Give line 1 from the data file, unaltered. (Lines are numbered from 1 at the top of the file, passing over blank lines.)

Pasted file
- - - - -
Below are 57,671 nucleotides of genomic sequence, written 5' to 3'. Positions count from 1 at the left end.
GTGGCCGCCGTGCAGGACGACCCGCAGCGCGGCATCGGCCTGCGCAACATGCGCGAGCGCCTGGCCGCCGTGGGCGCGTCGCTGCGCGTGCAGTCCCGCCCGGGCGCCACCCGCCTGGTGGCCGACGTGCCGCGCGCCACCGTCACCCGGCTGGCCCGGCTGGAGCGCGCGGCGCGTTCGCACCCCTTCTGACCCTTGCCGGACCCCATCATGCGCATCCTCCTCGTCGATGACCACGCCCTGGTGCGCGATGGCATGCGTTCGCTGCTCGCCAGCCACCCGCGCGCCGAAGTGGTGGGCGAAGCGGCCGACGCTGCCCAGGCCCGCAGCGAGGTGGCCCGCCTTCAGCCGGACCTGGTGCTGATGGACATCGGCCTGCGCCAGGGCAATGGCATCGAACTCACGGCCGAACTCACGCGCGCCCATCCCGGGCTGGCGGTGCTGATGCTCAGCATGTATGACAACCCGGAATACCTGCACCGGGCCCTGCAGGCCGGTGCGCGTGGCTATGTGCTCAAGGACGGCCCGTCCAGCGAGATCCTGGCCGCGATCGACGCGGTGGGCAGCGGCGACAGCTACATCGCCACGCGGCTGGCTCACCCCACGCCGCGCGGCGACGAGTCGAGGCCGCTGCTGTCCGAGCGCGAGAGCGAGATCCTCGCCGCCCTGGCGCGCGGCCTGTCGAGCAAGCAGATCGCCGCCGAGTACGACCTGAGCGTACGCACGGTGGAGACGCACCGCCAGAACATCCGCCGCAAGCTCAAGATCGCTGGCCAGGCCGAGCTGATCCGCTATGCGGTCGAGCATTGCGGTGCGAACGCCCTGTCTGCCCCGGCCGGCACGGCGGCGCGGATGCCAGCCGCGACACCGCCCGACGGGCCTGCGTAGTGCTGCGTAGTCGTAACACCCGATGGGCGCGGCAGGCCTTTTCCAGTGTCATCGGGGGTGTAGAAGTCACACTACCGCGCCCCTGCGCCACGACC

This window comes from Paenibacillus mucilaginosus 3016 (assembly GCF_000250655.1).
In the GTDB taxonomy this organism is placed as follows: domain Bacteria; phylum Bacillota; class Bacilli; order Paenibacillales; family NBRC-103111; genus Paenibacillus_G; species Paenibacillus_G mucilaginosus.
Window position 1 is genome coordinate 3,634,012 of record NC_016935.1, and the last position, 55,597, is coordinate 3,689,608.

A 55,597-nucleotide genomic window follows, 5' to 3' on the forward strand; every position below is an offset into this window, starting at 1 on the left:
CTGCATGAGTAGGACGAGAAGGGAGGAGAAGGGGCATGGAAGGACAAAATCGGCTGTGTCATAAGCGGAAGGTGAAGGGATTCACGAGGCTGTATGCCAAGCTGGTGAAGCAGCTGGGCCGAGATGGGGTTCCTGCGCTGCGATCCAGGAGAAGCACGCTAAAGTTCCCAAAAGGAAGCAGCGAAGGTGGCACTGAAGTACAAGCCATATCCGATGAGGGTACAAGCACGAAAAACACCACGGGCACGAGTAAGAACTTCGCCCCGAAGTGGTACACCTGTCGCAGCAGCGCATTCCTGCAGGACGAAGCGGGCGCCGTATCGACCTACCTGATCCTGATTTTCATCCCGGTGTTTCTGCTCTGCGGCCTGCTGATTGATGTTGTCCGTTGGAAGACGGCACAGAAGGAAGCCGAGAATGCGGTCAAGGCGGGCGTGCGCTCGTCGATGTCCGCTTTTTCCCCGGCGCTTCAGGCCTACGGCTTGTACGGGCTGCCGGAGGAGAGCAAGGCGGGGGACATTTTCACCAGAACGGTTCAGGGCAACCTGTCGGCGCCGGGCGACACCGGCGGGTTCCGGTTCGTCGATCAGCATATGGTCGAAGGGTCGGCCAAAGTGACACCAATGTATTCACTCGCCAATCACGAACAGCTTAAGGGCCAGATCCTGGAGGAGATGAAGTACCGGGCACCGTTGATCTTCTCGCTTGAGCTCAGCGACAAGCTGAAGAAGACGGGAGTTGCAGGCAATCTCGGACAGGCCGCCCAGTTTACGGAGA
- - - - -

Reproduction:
Below are 57,671 nucleotides of genomic sequence, written 5' to 3'. Positions count from 1 at the left end.